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On the Table: Thanksgiving Dessert

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By Bella Butler EBS STAFF

A wise person once said: Always leave room for dessert. While perhaps this is a bigger task after Thanksgiving dinner, it’s well worth the effort. There are so many ways to do Thanksgiving dessert, but advice from some of the best pastry chefs and bakers normally goes something like Ben Mackall’s advice on Thanksgiving wine: keep it simple.

Ashley Dodd, Big Sky baker and the host of the pandemic-born series “The Great Big Sky Baking Show,” suggests giving your dessert spread a solid base with the usual crowd pleasers and sprinkling in the deviations. Pies, especially the traditional varieties like apple and pumpkin, will always please. And there’s always room to reinvent tradition.

“A lot of times when I do a pumpkin pie, I’ll do a pumpkin brûlée pie” Dodd says. “And it’s just as simple as doing a brûléed sugar crust on top of the pumpkin pie. It’s not so different that traditionalists are going to be put out, but it’s just fun enough that it’s interesting and new.”

Traditional flavors can be retained for seasonality in a less traditional dessert. Dodd makes a pumpkin roll, for example. The New York Times has a library of non-pie Thanksgiving desserts that fit the bill as well including treats like cranberry bars, pumpkin flan and cinnamon rice pudding.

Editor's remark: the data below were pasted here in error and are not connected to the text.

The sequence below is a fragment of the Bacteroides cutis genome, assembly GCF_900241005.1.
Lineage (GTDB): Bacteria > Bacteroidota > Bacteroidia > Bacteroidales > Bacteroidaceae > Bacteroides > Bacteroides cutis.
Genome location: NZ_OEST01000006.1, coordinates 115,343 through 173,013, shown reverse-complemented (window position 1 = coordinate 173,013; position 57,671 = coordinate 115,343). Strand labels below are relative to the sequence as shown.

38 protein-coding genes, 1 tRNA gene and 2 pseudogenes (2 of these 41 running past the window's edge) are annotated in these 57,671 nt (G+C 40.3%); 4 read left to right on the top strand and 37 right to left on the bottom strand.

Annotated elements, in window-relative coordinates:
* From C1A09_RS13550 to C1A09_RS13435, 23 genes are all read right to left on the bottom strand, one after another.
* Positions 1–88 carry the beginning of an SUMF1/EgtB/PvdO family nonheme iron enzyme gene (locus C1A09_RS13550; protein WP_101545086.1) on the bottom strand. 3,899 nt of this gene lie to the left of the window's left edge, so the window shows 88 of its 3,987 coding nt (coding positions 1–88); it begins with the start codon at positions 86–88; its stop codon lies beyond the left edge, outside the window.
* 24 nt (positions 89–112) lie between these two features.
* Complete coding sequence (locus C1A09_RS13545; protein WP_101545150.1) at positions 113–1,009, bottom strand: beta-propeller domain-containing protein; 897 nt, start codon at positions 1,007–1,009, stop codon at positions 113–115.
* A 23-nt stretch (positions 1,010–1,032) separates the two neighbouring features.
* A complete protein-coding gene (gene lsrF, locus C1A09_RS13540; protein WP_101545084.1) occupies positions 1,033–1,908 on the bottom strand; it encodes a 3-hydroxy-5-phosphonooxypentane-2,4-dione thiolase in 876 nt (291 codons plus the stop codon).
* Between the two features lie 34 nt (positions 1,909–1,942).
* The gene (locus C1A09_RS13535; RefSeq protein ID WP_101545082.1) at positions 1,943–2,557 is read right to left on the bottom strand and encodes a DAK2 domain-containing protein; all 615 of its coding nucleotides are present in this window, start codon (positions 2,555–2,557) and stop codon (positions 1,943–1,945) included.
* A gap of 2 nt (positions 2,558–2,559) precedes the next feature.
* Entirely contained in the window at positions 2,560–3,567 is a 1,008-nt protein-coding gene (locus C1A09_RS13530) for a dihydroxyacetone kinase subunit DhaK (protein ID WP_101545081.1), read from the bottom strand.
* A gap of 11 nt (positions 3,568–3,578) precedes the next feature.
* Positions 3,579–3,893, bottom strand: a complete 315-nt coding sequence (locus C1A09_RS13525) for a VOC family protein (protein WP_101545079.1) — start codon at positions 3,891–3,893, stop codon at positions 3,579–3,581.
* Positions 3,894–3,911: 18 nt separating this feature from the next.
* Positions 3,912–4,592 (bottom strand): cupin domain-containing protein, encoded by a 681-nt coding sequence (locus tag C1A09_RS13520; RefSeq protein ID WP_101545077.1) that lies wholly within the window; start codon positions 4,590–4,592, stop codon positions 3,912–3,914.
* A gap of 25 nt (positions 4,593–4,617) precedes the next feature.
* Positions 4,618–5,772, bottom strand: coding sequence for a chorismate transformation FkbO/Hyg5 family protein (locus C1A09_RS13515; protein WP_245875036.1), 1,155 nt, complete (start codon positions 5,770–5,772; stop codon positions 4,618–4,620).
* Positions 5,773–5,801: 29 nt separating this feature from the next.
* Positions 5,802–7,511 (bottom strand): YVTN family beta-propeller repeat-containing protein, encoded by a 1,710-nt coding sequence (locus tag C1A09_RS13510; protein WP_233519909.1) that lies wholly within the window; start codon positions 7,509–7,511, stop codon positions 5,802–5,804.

Dodd also recommends having lighter sweet snacks for those looking to nibble on something after dinner but who don’t want a full plate of dessert. In the past, she’s made bites like toffee or brittle.

In terms of production, Dodd says it’s best to prepare your desserts a day ahead, whether you’re in charge of preparing Thanksgiving dinner or not.

“Pie is almost always better the second day after it’s had a chance to sort of set up,” she says.

As for how much to make?

“I find that especially after a meal like Thanksgiving, you never need as much dessert as you think you do,” Dodd says. “But it’s also one of the things people are most excited about for leftovers.” Dodd says a standard 9-inch pie can easily feed a dozen people, but if you want some the next day, you better make more.

Desserts aren’t just limited to the solids. Thanksgiving is a great time to bust out holiday drinks like spiced apple cider or eggnog (Dodd makes her own), both things that can be spiked for adult drinkers.

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